Tuesday, October 11, 2011

SugarCRM Logic Hooks: Unintended Loops

There is something intriguing about working with logic hooks. Through their use, one can accomplish quite a bit given that the only real limitation is our ability to write PHP code. 

For example, we can use a logic hook to modify a value on a record that is being saved. We can also use it to connect to a web service and process data whenever a record is retrieved in SugarCRM. In addition, we can leverage the SugarCRM framework and add records in other modules, such as automatically adding a call upon the creation of a new Lead record.

Our possibilities are virtually endless, but at the same time, this power can sometimes present some odd problems that are difficult to troubleshoot or resolve. 

One such matter relates to the duplication of data, usually the result of what appears to be an unintended loop within the code executed by the logic hook. On the surface, this sounds simple enough to troubleshoot, but looks can be deceiving.

Lets take a look a code snippet which we will assume is being executed by our logic hook:

class LogicHookTest {
        function addContact(&$bean, $event, $arguments)
             //Grab contact ID value stored in custom field on current record
             $contact_id = $bean->contact_id_c;         

             $contact = new Contact();

             //Retrieve Contact record with matching ID value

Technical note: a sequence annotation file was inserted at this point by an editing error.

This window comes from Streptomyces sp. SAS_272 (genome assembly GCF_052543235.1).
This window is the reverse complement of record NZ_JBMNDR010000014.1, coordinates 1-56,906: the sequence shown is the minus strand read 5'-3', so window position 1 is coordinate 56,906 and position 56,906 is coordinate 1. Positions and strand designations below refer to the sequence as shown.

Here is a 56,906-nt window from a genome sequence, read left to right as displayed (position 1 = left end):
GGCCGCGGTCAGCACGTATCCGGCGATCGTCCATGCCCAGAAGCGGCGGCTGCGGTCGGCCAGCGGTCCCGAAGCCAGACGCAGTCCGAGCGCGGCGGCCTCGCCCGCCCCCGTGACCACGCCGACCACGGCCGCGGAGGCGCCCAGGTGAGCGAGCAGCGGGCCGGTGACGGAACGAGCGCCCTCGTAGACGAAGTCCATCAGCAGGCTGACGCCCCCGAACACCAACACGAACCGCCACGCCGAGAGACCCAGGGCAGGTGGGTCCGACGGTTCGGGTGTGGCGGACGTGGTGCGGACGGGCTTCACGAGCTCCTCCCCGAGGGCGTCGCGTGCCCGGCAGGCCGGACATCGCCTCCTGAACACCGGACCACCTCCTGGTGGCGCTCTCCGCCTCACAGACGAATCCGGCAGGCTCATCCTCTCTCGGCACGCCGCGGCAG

//Set value on Contact's custom field 
             $contact->custom_field_c = 'New Value';  

To elaborate, the code is grabbing a value from the contact_id_c field of the record currently being accessed in SugarCRM and assigning it to the $contact_id variable. For the purposes of the example we will assume the record being accessed is in a custom module.

Next, the code instantiates a Contact object and uses that same $contact_id value to retrieve the record with the matching ID value from the Contacts module. Lastly, a custom field named custom_field_c is modified on that Contact record and then saved. 

In summary, the logic hook retrieves a record from the Contacts module and modifies a field on that record, without us actually needing to be in the Contacts module.

Assuming the referenced custom fields existed, the above code would work. However, this may not always yield the desired results, which leads us into the problem at the heart of this post.